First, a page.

Take the other example. What about high inequality? In a way, it’s a hot topic and has grabbed public attention with Thomas Picketty, Kate Pickett, and Richard Wilkinson. Everyone knows it’s a problem. Even those on the political right are increasingly acknowledging it, such as the recent book Alienated America by the conservative Timothy Carney who works for a right-wing think tank. The knowledge is sort of there and yet not really. Americans, in theory, have little tolerance for high inequality. The problem is that, as the data shows, most Americans simply don’t realize how bad it’s gotten. Our present inequality is magnitudes beyond what the majority thinks should be allowable. Yet we go on allowing it. More knowledge, in that case, definitely would matter. But without the moral imperative, the sense of value of that knowledge remains elusive.

As for brain hemispheres, I suppose that seems esoteric to the average person. Even most well-educated people don’t likely take it seriously. Should they? I don’t know. It seems important to me, but I’m biased as this is an area of personal interest. I can make an argument that this kind of thing might be among the most important knowledge, since it cuts to the core of every other problem. Understanding how our brain-mind works underlies understanding anything and everything else, and it would help to explain what is going so wrong with the world in general. Knowledge of the brain-mind is knowledge about what makes knowledge possible at all, in any area. I suspect that, as long as our self-knowledge is lacking, to that degree any attempt at solving problems will be impotent or at least severely crippled.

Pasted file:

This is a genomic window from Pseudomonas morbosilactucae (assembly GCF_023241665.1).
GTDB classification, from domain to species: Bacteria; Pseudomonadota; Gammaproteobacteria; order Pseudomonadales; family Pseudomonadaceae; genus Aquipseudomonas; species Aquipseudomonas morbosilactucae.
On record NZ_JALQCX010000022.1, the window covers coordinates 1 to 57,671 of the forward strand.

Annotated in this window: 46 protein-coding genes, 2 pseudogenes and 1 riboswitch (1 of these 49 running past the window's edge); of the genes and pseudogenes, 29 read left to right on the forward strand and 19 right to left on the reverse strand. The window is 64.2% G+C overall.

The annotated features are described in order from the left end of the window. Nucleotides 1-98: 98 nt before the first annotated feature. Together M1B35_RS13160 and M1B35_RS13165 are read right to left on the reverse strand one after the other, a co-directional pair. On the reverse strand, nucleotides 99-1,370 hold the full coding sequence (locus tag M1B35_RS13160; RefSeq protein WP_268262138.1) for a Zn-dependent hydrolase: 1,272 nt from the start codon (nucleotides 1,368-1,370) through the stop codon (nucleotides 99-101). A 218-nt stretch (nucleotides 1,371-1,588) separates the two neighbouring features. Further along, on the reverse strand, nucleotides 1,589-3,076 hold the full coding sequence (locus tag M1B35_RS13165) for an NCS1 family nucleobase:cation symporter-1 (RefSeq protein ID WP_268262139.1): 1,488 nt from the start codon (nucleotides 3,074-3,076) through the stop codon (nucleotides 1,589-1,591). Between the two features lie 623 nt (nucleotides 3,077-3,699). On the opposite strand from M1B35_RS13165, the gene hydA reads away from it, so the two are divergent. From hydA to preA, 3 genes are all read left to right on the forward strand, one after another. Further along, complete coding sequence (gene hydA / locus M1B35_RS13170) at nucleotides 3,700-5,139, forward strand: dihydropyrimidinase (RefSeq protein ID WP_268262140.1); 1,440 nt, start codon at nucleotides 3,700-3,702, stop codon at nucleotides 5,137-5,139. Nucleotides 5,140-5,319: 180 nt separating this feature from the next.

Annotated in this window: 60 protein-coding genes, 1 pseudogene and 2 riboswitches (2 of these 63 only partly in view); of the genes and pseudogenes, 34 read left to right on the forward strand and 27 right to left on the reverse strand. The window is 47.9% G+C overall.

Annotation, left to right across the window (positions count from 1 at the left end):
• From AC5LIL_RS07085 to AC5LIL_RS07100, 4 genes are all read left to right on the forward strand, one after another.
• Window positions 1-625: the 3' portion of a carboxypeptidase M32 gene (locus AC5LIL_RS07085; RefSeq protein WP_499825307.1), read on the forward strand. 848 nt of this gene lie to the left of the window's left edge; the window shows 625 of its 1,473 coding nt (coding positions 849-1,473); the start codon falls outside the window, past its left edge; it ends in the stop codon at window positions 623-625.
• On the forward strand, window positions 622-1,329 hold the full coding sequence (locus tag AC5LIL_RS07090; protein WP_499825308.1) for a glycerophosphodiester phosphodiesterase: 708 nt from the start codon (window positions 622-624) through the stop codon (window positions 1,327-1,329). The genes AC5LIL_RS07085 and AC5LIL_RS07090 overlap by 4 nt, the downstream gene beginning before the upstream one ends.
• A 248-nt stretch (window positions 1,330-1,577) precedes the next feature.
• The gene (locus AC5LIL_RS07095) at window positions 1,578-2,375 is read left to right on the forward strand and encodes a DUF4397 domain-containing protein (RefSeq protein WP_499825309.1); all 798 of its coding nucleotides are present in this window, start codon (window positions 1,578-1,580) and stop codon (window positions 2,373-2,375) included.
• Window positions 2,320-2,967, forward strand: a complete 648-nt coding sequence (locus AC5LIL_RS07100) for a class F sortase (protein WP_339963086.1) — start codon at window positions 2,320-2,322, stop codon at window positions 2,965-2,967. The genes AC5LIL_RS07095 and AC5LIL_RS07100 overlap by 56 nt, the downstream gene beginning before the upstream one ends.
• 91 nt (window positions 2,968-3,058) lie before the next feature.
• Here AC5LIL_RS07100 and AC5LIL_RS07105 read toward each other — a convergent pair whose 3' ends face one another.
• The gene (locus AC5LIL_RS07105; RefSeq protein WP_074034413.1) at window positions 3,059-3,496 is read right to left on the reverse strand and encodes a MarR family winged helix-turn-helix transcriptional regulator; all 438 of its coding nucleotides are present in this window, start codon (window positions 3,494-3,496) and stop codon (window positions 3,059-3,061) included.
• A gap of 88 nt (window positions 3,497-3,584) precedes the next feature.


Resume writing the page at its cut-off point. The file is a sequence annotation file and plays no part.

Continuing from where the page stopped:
Would discussing more about brain hemispheres and related info in the public sphere help with the situation? Maybe or maybe not. But it seems like the type of thing we should be doing, in raising the level of discussion in general. Brain research might not be a good place to start with our priorities. If so, then we need to find how to promote greater psychological and neurocognitive understanding in some other way. This is why I’m always going on about Jaynes, even though he seems like an obscure thinker. In my opinion, he may be one of the most important thinkers in the 20th century and his theories might hold the key to the revolution of the mind that we so sorely need. Then again, I could be giving him too much praise. It’s just that I doubt the world would be worse off for having more knowledge of this variety, not just knowledge but profound insight.